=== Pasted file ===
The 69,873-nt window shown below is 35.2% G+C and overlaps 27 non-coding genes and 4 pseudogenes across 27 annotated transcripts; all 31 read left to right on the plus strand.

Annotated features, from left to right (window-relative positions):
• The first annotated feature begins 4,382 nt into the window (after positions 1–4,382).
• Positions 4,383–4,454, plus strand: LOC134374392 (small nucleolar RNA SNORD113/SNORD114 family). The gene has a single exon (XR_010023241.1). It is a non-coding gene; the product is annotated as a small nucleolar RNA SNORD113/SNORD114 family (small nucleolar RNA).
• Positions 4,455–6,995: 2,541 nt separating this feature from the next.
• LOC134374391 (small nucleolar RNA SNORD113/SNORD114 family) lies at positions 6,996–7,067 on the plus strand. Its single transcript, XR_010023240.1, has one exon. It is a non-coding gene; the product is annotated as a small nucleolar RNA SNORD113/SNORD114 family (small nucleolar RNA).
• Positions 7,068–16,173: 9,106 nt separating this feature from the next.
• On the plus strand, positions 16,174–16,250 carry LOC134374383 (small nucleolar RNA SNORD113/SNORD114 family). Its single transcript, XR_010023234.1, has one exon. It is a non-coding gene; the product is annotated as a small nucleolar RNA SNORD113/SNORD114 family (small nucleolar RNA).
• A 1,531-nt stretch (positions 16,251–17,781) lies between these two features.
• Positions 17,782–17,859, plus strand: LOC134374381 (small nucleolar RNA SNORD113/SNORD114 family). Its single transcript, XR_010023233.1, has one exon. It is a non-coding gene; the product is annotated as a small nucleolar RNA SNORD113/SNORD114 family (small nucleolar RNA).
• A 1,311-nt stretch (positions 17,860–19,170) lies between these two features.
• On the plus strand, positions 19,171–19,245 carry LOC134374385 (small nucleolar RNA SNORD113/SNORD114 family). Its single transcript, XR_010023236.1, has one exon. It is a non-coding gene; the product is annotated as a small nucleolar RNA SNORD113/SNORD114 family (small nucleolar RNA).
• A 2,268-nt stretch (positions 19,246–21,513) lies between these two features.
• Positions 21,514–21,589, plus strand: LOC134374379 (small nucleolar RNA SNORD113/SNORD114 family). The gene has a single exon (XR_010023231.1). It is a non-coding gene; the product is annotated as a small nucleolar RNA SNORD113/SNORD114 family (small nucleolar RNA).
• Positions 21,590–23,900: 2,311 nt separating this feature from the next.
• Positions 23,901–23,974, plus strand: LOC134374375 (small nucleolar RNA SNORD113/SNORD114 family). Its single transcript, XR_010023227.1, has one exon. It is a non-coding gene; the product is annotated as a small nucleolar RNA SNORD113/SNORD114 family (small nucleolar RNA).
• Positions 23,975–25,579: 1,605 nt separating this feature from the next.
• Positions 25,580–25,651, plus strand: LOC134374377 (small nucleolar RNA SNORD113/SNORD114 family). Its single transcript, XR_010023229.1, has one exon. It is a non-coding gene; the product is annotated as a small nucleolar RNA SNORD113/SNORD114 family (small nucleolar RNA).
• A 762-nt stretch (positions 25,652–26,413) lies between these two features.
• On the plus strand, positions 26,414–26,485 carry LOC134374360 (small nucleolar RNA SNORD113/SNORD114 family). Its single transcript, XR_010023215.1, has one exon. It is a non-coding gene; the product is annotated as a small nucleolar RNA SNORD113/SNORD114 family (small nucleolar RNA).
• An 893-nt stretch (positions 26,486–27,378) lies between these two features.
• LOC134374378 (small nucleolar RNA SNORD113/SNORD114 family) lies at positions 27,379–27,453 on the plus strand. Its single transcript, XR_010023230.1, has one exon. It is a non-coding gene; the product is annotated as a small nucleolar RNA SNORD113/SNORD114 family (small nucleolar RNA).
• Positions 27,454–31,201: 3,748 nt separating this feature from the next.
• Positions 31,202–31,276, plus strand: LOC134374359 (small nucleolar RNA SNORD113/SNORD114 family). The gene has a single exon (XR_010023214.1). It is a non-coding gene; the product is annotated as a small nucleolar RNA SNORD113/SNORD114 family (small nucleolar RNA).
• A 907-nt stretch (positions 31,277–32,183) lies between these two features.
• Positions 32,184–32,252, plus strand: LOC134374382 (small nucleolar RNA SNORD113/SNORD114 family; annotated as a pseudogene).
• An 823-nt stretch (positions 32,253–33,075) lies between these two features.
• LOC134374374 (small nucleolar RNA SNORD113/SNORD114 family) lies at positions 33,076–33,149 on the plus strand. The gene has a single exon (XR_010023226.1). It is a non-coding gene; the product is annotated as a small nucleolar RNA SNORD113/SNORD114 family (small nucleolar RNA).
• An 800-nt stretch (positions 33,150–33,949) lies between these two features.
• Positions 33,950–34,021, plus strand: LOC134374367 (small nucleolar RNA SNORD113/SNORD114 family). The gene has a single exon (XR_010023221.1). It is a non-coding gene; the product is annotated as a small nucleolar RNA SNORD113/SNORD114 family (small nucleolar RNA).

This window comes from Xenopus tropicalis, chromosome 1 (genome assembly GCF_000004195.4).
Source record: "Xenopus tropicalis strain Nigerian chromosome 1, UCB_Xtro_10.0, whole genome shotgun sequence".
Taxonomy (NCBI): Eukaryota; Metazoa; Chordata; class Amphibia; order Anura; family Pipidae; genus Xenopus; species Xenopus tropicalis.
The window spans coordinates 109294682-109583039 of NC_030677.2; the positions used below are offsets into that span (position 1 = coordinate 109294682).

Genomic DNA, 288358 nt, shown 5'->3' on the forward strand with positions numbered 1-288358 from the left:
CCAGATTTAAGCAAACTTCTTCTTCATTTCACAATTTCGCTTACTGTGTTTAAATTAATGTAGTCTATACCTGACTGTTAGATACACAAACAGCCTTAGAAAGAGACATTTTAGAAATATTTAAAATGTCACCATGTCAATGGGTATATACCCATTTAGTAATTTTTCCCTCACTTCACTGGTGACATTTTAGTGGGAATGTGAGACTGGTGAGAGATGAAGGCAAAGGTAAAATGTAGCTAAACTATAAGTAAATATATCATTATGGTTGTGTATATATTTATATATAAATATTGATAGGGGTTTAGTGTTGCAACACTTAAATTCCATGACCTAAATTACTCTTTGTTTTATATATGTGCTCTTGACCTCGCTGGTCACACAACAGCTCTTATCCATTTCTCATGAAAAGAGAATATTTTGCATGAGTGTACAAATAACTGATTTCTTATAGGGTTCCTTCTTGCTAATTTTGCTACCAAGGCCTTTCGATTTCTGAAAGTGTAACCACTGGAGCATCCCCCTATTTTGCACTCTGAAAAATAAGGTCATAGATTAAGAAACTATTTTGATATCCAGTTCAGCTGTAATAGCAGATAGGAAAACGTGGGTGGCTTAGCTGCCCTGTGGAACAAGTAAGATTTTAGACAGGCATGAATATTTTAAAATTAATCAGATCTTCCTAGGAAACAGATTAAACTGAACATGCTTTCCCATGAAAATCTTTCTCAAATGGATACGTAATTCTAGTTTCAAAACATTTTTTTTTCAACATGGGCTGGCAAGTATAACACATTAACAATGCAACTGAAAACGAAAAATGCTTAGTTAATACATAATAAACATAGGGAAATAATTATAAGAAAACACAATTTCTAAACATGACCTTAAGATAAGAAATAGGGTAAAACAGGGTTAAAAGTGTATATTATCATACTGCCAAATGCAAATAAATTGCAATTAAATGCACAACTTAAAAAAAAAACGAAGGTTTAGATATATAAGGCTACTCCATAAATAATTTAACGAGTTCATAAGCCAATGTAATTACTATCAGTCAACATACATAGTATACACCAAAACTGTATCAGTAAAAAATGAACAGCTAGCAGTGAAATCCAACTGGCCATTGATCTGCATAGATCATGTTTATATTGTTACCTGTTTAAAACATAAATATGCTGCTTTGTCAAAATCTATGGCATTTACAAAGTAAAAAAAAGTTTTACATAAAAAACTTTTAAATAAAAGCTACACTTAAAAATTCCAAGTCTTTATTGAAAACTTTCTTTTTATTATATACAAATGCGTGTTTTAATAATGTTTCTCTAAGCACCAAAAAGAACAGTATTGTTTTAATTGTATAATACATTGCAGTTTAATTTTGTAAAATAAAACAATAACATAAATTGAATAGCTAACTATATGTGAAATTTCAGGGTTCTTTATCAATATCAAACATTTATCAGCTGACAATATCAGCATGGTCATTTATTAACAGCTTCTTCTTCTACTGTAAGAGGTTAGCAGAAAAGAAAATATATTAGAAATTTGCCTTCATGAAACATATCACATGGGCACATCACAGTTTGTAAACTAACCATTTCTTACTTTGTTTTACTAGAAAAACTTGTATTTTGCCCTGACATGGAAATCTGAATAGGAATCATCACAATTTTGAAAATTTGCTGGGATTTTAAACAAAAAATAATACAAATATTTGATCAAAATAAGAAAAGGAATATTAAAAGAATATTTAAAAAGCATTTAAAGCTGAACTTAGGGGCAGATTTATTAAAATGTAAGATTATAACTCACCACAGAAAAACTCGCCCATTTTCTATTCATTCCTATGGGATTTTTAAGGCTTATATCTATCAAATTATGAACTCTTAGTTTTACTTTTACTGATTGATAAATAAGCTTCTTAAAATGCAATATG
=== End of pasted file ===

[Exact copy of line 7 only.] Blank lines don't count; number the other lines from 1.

• Positions 7,068–16,173: 9,106 nt separating this feature from the next.